Friday, February 6, 2009

The Back Of My Mind

I have been perusing my friend Amos Elon’s great book about the Jews of Germany, The Pity of It All, whose narrative culminated in a sorrowful look at Weimar. I confess that re-reading those later pages is not a good idea just now. Avigdor Lierberman's Yisrael Beiteinu Party is surging; the centrist parties are all finding ways to say they will work with him. 

Here is what Amos has to teach us about Weimar in the late 1920s, or at least what we derive from his vivid narrative:
  • There was a national consensus, left over from a generation of war, that the people has suffered deadly, degrading blows which must never be suffered again; a people encircled by mortal enemies and nervous about internal traitors infected with a naïve liberalism; a people grieving for the dead, bonded by blood and sorrow and an ancient myth of transcendence.
  • Even leaders in the “center” of German politics appealed to this consensus, believing that the demagogues who appealed to it most stridently, violently, tearfully, would remain marginal and controllable nuisances. But rightist activists were up and coming, disproportionately youthful, hardened by combat, exhibiting discipline but scoffing at laws, creating chaos and then clamoring for order.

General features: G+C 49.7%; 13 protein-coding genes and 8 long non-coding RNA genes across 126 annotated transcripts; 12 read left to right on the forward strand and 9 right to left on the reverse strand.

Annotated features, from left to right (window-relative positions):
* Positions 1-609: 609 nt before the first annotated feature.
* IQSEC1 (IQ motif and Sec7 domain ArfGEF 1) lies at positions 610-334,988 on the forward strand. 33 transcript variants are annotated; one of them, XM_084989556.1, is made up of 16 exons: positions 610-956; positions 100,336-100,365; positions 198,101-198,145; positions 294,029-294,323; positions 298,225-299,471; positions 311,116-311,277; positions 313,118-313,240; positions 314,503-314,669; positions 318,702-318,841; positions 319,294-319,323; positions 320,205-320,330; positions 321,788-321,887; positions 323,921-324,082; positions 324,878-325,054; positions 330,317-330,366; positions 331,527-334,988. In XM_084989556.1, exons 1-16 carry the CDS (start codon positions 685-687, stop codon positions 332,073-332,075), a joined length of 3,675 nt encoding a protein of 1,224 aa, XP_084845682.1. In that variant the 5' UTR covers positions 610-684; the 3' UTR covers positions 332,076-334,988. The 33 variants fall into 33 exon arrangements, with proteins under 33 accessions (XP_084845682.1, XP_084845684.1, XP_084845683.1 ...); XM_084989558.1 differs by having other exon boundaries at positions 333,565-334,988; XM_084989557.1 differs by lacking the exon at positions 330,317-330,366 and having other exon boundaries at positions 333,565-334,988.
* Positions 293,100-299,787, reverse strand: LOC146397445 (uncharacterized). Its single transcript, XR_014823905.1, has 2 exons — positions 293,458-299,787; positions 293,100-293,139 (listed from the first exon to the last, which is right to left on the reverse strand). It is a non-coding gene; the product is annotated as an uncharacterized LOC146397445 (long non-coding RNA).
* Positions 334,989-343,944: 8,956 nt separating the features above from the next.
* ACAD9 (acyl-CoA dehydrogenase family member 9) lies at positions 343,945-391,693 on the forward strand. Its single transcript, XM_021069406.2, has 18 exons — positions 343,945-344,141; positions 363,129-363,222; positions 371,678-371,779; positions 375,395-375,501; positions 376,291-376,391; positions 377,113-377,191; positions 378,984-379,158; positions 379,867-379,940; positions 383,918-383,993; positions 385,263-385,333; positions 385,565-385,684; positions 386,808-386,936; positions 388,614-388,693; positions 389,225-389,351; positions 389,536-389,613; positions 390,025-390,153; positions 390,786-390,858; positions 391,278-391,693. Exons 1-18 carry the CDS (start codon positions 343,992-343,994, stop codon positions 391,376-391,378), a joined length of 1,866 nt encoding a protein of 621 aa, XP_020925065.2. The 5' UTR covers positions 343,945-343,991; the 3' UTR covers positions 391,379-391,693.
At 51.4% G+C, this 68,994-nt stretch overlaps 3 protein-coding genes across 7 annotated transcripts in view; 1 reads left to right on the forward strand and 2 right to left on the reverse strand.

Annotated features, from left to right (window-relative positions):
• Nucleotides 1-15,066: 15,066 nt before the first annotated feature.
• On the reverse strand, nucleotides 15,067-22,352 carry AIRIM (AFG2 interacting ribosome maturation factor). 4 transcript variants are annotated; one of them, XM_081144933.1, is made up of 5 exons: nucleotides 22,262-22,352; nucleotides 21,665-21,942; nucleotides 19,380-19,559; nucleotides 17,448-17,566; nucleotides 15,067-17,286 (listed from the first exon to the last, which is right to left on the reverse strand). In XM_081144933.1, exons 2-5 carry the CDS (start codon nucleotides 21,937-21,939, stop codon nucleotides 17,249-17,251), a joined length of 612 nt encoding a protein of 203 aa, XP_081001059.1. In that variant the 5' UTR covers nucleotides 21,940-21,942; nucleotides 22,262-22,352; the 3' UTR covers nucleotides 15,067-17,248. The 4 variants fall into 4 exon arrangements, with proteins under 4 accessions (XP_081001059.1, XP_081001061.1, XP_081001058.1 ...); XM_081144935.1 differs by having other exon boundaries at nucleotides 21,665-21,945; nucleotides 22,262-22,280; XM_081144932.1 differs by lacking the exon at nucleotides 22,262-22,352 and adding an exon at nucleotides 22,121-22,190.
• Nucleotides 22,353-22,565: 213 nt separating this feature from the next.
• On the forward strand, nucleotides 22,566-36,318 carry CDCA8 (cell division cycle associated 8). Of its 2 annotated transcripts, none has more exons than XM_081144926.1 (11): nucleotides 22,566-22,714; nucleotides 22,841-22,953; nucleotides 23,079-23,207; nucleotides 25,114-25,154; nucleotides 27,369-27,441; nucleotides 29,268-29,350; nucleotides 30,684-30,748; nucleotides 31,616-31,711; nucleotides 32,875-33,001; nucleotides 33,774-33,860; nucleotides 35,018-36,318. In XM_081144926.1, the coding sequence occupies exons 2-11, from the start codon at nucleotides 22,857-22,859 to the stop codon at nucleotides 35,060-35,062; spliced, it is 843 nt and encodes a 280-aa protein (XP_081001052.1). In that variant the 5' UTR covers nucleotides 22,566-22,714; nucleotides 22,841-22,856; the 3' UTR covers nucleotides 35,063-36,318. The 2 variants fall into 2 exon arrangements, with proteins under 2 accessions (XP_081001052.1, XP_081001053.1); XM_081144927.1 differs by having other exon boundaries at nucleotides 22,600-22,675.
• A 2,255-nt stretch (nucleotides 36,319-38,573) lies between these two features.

• Given Weimar's sad consensus, disunity seemed the main danger, while order seemed the charge of prestigious military leaders, who were accustomed to command in a state of siege.  Some had mentored the law-breakers and praised their sincerity. They certainly were willing to go along with those who argued about the need to find a solution to the threat of internal enemies.
  • Politicians of the left, in contrast, were considered mere opportunists, too distant, petulant and cosmopolitan to do any ordinary worker much good—especially when the common good was being sacrificed to a freer market economy, booming intermittently because of foreign loans and shifting markets, but allowing manifest disparities of wealth.  And the disparities were between, on the one hand, unemployed (or near-unemployed) workers, half-educated, half-pious, prudish, feeling deprived at the family table, and, on the other, an élite, over-educated, over-sexed, well-connected, too-conspicuously enjoying luxurious stuff and decadent, worldly art.
THE MERE SUGGESTION that there might be any parallels here to Israel’s “situation,” or to the fate of its center, is a serious violation of the consensus here.  Could any Israeli extremist ever seriously be compared to any Nazi?  

Elon makes clear in his book that the triumph of fascism in Germany was not at all inevitable; that, as he later told me, it might well have been preempted in various European countries by a timely show of force—in fact, by a coalition of centrist generals and social democratic leaders buttressed by outside powers.  

Still, it would be less disquieting to witness this election without the patterns projected from Elon’s book in the back of my mind.